|A view of Cincinnati's eastern hills in 1802. - Source
The question is one that is frequently asked at the Public Library of Cincinnati and Hamilton County. The first mention was in the West American Review, in "Article III--Cincinnati: Its Relations to the West and South." The hills in this list are: Mount Adams, Walnut Hills, Mount Auburn, Vine Street Hill, College Hill, Fairmount, and Mount Harrison (known now as Price Hill).
In 1881, Henry A. Ford, A.M. and Mrs. Kate B. Ford wrote the "History of Cincinnati, Ohio". The following is an excerpt of that book:
The Fords list ten hills, although today we lump Mount Hope, Price's Hill and Mount Echo into one name - Price Hill.
This question has been debated in the newspapers over the years as well!
|Cincinnati Times-Star; Nov. 8, 1952; p5
|Cincinnati Enquirer; July 25, 1958
|Cincinnati Post & Times-Star; Sep. 25, 1964; p45
And the library at the University of Cincinnati has this list:It has been said that Cincinnati was built on seven hills, just like Rome. Of course, the city has way more than seven hills. But here’s a list adopted by the Enquirer in 1958.Mount AdamsNamed for former President John Quincy Adams, who spoke at the dedication of the city’s observatory in 1843.Mount AuburnCincinnati’s first hilltop suburb had this name by 1835. An Englishwoman in the area named it either for a line in a poem by Oliver Goldsmith or a garden cemetery in Boston.Walnut HillsThe original owner, the Rev. James Kemper, called his property Walnut Hill Farm. Heirs divided the property and the area became known as Walnut Hill. The “s” was in place by the 1850s.FairmountA businessman began developing the village in the early 1850s, and the name might have come from a park in Philadelphia, but it was probably a marketing ploy to suggest a pretty village on attractive high ground — not swamp land.Fairview HeightsThe neighborhood’s name came into use in the late 1860s from Fairview Avenue, probably because the hilltop provided a fine view of Mill Creek Valley.Clifton HeightsHere’s marketing at work, 1850s-style. The neighborhood was next to Clifton — a plus for status-conscious buyers — and it’s on top of a hill.Price HillOriginally called Bold Face Hill (reportedly for an Indian who lived in the area), the land was owned and developed by merchant Evans Price and his son, Rees. Rees laid out a subdivision in the vicinity of what is now Eighth Street and State Avenue and established a sawmill and brickyard there. By the 1830s, a small village was at the bottom of the hill.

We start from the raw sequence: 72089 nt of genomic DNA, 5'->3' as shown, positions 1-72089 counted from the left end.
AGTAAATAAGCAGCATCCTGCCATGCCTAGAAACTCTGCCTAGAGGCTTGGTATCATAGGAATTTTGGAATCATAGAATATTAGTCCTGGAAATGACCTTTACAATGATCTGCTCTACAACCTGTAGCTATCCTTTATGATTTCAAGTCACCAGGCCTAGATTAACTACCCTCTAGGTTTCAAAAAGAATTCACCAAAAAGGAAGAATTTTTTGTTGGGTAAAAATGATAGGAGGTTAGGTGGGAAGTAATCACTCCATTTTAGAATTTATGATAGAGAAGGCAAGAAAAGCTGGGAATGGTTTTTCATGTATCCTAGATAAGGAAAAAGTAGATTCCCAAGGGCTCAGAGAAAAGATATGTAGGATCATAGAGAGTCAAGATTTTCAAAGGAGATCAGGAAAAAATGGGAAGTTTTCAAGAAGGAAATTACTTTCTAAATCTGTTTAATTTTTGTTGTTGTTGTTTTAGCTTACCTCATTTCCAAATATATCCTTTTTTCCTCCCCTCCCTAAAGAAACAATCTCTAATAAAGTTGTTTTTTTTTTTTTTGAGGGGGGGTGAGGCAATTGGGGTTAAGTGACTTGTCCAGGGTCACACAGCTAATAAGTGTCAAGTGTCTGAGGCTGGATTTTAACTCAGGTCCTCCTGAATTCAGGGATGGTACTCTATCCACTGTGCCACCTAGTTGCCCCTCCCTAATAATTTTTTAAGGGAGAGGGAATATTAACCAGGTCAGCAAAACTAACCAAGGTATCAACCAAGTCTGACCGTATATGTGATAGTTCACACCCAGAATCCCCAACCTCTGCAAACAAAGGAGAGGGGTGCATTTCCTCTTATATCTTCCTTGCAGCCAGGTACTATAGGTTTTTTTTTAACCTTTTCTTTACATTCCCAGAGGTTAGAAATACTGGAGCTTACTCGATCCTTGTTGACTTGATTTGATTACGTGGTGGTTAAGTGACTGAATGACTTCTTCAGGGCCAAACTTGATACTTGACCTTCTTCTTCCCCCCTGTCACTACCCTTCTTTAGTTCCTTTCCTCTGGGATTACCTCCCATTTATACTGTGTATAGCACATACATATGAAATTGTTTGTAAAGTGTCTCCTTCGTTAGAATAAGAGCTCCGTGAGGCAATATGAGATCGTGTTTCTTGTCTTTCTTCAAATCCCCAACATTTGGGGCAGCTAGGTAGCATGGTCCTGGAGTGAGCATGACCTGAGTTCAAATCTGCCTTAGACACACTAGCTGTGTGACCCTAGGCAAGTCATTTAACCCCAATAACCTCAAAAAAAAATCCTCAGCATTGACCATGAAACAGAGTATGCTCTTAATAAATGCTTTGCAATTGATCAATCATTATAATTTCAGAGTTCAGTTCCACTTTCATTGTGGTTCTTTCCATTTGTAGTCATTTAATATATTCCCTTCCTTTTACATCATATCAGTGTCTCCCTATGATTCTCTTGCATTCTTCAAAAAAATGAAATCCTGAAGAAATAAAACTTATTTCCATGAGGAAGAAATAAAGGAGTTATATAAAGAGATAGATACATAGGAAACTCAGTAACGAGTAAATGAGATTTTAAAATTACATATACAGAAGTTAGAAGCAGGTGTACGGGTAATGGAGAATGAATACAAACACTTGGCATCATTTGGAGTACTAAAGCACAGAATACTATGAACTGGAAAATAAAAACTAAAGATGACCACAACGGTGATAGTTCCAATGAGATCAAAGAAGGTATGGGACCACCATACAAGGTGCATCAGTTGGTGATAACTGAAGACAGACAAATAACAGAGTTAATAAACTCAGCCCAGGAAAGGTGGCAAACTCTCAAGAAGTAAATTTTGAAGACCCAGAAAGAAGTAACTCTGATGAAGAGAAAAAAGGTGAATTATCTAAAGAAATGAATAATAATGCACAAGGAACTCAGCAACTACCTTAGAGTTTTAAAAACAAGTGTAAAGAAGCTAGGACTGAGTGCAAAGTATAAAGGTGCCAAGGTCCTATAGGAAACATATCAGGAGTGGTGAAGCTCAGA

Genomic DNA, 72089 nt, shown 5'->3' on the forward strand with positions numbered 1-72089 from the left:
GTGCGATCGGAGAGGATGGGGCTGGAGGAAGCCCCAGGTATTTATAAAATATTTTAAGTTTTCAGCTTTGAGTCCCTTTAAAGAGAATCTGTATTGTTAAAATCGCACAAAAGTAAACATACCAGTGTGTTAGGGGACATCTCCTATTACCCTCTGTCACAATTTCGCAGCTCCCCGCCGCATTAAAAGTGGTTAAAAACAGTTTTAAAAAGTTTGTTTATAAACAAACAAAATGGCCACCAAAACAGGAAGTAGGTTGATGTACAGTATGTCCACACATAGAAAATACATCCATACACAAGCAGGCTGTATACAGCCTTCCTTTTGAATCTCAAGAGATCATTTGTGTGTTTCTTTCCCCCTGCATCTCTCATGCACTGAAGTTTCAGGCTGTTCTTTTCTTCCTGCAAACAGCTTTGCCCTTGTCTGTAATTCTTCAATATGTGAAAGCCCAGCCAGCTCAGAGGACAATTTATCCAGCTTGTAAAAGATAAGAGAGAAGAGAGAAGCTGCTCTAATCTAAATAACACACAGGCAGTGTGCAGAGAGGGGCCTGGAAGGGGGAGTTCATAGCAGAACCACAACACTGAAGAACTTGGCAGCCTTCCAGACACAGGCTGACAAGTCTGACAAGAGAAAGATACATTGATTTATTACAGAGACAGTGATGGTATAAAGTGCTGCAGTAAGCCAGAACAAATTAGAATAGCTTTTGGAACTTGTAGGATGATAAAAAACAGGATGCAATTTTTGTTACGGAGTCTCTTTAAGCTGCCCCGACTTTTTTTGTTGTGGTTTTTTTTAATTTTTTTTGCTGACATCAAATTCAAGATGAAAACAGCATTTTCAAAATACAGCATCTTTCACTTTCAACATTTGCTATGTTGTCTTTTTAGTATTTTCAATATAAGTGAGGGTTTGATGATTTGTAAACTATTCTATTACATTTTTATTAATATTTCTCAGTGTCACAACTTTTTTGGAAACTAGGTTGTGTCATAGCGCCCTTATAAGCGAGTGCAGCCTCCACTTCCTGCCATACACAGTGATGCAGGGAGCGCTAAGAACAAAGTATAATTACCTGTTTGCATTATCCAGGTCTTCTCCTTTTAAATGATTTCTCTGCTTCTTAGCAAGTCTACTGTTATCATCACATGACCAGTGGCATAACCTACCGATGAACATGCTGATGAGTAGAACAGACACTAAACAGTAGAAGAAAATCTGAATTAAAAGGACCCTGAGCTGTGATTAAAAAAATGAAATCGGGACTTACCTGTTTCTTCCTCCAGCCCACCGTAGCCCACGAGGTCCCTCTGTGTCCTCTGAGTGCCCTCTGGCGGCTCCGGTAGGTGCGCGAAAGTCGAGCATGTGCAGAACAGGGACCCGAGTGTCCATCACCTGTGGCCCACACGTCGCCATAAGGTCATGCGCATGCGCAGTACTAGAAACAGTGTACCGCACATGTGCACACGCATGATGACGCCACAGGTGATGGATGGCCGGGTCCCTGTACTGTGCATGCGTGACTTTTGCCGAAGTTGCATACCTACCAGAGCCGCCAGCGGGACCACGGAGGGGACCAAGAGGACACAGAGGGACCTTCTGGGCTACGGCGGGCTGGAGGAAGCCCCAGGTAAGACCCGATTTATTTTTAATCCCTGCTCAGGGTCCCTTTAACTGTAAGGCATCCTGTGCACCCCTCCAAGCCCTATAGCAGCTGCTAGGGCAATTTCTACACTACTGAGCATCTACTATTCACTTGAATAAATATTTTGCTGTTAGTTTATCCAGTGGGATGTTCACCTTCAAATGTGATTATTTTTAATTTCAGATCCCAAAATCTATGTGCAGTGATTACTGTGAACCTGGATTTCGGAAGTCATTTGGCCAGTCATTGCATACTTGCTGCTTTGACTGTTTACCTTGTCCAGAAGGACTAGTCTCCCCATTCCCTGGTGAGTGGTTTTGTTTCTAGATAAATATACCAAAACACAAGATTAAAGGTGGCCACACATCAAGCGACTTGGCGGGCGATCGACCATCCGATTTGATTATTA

Mount AdamsMount AiryMount EchoMount HealthyMount LookoutMount StormMount Washington
|Panoramic View from Carew Tower - Source
I guess the question will never be clearly answered, however we can all agree we love our City of Seven Hills (except in the winter snow)!